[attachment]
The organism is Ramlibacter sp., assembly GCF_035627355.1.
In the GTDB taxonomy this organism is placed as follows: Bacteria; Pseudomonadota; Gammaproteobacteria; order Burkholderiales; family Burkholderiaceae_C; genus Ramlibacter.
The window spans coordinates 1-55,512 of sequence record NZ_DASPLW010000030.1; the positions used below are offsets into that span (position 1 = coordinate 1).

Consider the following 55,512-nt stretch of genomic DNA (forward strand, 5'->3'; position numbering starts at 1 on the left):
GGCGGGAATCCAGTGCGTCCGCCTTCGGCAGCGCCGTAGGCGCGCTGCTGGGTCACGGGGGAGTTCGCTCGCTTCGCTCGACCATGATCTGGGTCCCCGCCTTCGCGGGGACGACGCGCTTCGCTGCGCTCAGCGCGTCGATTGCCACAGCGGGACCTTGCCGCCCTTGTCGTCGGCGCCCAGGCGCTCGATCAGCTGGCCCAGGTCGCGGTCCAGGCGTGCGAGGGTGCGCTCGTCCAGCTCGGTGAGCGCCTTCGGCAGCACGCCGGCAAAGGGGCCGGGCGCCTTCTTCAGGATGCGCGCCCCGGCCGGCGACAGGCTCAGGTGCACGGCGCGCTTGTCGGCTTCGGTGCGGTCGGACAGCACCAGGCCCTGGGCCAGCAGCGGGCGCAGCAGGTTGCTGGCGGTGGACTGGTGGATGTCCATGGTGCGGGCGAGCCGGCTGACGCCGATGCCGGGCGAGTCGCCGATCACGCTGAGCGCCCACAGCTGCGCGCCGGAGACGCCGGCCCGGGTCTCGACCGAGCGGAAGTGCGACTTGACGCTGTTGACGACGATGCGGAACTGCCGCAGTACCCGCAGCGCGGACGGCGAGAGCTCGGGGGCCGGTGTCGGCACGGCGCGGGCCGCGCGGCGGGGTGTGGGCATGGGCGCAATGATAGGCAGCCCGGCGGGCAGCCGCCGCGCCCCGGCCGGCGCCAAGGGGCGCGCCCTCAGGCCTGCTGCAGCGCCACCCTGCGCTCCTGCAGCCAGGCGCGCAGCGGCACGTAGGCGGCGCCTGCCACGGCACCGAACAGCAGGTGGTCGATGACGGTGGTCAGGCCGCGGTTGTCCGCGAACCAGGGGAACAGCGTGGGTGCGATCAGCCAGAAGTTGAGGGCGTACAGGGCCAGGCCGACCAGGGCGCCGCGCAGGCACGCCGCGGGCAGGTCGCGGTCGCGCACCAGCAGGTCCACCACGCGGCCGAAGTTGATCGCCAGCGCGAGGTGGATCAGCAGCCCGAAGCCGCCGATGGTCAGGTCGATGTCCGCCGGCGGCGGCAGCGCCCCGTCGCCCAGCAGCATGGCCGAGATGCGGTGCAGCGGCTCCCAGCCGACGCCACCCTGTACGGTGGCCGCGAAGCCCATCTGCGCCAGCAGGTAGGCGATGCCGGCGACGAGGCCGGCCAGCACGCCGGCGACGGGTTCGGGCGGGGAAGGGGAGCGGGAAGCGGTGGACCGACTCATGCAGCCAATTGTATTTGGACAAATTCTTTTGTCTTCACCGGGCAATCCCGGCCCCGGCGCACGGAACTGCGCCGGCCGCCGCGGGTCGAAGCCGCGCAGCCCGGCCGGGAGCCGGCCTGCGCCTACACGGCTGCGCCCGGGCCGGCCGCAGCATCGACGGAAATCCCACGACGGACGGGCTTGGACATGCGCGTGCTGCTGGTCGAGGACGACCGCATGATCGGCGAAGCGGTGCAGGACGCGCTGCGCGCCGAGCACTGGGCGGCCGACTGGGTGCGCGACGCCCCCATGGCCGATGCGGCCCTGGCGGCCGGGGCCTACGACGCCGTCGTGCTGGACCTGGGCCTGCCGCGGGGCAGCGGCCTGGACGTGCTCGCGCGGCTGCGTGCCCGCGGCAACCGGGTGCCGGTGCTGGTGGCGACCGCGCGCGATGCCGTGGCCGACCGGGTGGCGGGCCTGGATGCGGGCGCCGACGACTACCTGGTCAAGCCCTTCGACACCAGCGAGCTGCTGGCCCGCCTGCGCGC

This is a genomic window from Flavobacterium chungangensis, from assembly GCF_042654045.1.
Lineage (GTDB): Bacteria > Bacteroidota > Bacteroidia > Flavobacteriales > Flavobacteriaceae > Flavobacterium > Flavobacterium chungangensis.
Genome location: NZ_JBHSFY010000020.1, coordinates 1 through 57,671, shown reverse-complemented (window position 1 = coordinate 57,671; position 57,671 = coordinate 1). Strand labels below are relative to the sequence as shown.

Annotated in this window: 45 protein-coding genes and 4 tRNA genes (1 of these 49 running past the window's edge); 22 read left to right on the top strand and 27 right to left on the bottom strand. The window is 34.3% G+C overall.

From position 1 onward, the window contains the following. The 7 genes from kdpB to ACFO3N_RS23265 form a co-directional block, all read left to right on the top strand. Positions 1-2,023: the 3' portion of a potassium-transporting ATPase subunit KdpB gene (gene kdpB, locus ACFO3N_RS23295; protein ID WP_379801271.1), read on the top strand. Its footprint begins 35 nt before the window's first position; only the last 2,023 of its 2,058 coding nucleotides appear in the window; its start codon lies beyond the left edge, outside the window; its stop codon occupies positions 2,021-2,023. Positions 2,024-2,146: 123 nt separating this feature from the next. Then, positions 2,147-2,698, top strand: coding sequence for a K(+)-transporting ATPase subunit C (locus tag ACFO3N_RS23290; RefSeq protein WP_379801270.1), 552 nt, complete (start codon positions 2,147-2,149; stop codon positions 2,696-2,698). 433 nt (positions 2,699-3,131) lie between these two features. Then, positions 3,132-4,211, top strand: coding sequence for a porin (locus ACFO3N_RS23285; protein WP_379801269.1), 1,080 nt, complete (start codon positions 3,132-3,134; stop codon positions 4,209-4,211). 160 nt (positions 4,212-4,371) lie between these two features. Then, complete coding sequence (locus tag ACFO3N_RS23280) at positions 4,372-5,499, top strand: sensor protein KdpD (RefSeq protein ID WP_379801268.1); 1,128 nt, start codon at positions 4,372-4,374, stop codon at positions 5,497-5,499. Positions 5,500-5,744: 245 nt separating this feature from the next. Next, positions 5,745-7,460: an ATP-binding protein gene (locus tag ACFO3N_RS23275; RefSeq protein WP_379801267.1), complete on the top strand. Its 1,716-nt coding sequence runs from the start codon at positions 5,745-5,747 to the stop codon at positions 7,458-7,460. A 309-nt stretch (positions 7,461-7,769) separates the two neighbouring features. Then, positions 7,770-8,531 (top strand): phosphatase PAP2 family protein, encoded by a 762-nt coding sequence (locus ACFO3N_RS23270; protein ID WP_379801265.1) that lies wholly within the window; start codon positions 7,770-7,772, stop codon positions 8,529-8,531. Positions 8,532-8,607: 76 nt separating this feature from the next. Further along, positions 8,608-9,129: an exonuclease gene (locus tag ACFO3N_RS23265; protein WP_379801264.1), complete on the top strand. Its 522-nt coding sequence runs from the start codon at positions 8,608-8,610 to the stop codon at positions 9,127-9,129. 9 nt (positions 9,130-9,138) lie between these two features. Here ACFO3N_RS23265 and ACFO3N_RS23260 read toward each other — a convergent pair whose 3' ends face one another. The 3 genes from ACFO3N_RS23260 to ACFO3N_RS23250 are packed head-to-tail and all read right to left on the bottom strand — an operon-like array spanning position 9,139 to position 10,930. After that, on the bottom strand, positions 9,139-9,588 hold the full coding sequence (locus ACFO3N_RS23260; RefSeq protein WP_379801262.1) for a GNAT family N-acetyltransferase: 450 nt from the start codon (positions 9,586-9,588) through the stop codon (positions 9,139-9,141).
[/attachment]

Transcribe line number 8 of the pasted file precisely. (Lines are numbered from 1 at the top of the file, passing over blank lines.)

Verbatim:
Genome location: NZ_JBHSFY010000020.1, coordinates 1 through 57,671, shown reverse-complemented (window position 1 = coordinate 57,671; position 57,671 = coordinate 1). Strand labels below are relative to the sequence as shown.